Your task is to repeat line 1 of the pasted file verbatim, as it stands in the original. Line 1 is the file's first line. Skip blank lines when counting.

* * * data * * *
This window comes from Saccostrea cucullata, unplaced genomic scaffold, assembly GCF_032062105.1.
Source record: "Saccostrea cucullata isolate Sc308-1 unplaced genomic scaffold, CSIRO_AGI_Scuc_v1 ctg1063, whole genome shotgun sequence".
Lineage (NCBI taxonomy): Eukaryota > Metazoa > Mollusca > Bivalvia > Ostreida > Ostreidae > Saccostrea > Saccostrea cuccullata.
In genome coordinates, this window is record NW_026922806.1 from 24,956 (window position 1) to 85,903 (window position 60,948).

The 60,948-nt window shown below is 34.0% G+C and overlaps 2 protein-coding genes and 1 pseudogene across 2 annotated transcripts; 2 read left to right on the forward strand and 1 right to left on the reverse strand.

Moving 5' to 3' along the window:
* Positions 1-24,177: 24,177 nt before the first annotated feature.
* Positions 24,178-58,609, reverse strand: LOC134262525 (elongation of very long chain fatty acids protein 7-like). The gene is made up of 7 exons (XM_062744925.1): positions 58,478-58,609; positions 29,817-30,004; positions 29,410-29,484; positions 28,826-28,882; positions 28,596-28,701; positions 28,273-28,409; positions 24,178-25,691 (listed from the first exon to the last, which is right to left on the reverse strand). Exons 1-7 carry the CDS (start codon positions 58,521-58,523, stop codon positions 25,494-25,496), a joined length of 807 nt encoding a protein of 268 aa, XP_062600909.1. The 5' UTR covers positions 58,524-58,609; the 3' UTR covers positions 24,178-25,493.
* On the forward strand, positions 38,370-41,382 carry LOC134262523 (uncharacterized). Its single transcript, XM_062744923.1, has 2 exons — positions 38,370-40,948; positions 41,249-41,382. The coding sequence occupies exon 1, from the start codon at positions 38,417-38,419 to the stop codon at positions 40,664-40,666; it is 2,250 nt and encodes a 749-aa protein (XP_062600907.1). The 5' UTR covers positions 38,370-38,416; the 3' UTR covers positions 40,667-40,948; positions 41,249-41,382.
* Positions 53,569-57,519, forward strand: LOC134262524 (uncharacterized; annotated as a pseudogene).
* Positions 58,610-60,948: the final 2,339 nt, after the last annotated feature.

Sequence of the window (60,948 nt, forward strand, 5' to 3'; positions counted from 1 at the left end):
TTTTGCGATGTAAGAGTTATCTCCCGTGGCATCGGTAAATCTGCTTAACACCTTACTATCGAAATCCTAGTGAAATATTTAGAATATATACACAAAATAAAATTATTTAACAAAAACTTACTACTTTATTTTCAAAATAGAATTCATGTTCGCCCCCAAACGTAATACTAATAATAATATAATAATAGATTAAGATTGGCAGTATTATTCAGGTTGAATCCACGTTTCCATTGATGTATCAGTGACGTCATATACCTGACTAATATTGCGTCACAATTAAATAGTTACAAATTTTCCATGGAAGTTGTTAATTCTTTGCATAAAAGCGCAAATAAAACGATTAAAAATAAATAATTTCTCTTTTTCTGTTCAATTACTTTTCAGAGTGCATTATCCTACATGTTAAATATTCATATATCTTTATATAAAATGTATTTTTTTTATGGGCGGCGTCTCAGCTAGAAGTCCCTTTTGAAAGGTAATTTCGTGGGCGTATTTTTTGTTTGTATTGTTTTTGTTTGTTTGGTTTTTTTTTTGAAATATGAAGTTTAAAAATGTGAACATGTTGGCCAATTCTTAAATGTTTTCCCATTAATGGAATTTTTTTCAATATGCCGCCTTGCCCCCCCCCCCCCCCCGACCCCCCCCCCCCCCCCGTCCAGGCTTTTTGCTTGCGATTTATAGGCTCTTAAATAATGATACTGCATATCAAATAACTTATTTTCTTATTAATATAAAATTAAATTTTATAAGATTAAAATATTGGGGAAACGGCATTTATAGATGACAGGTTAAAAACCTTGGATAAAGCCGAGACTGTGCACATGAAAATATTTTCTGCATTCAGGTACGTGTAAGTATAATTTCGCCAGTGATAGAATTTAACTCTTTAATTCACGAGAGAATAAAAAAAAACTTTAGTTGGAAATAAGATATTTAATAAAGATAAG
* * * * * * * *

This window comes from Saccostrea cucullata, unplaced genomic scaffold, assembly GCF_032062105.1.